‘Dangerous’ plan could discourage people from voting, campaigner claims
A “deeply concerned” voter is today launching a bid to stop people being required to bring proof of identity to the ballot box – amid fears it could discourage people from voting.
The government is trialling voter ID pilots in 11 local authorities across the country in this year’s local elections, where people will be required to bring proof of who they are before casting their ballots.
At the moment, electors just have to give polling station volunteers their name and address and do not even have to bring their polling card.
The government says the move, if rolled out nationally, will help to tackle voter fraud – but 64-year-old Neil Coughlan, from Witham, disagrees – arguing that it could damage democracy.
He has launched a legal challenge against the move, with a judicial review being heard at the High Court in London on Thursday, March 7 and Friday, March 8.
Mr Coughlan, who is fundraising for the case via CrowdJustice, said: “Universal Suffrage - the right to vote for all adult citizens, regardless of property ownership, income, race or ethnicity - is a concept that lies at the very heart of our democracy.
“I have brought this legal case because I feel duty bound to challenge a government scheme that would erode our hard-won fundamental rights, merely to combat a problem that barely exists.
“It is the poor and vulnerable who will be affected by this - people who already struggle to have their voices heard.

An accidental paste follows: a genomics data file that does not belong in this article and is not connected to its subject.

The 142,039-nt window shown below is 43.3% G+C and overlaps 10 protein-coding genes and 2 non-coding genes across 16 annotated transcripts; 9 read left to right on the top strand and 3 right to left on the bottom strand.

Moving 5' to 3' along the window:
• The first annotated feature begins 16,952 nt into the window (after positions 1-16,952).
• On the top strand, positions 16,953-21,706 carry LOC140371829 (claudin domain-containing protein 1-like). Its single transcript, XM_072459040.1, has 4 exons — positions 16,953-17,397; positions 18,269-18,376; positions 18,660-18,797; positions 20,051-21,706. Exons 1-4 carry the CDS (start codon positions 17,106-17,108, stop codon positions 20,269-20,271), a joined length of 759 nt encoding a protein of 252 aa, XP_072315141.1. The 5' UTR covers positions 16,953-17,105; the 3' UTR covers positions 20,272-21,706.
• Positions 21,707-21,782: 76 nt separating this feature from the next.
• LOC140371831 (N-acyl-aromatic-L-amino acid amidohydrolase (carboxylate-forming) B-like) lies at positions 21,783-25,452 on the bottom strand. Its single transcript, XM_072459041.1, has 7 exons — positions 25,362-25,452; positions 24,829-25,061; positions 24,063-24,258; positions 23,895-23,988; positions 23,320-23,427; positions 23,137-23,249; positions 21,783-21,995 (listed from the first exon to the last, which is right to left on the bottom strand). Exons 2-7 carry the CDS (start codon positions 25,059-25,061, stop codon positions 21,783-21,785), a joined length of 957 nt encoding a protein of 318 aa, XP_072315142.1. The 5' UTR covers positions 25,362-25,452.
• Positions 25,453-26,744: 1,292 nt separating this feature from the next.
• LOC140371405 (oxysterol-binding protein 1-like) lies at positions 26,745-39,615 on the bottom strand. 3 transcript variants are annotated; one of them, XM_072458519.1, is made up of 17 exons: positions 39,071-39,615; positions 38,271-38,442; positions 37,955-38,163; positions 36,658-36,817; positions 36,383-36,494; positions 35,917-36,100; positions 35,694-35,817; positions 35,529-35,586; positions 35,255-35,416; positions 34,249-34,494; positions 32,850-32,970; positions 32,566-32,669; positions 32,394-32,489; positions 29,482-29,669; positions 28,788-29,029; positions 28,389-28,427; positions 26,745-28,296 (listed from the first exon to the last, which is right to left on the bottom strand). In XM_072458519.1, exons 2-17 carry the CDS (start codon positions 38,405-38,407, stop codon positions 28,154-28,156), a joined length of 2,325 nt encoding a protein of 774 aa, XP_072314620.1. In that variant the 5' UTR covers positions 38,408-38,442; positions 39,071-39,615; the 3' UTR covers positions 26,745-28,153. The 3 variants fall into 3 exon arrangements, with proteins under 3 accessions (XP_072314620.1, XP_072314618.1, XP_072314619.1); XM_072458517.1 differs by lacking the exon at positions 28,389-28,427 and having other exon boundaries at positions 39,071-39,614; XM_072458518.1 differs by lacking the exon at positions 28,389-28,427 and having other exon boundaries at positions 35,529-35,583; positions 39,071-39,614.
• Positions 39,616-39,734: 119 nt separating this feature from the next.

“On March 7 I will be attending the High Court to defend our democracy against the government’s dangerous plans.”
Tom Short, solicitor at Leigh Day who is representing Mr Coughlan, said: “Our client is deeply concerned that the requirement to produce ID in order to vote is likely to prevent or discourage prospective voters from exercising their right to take part in the democratic process and will only serve to further disenfranchise marginalised communities.
“At the hearing on March 7 and 8 we will argue on Mr Coughlan’s behalf that by imposing restrictions on who can vote the Cabinet Office is acting outside the powers given to it by parliament to approve pilot schemes aimed at increasing voter participation.
“We will argue that any attempts to introduce voter ID requirements in elections ought to be subject to the proper scrutiny of parliament.”
The Cabinet Office has been contacted for comment.
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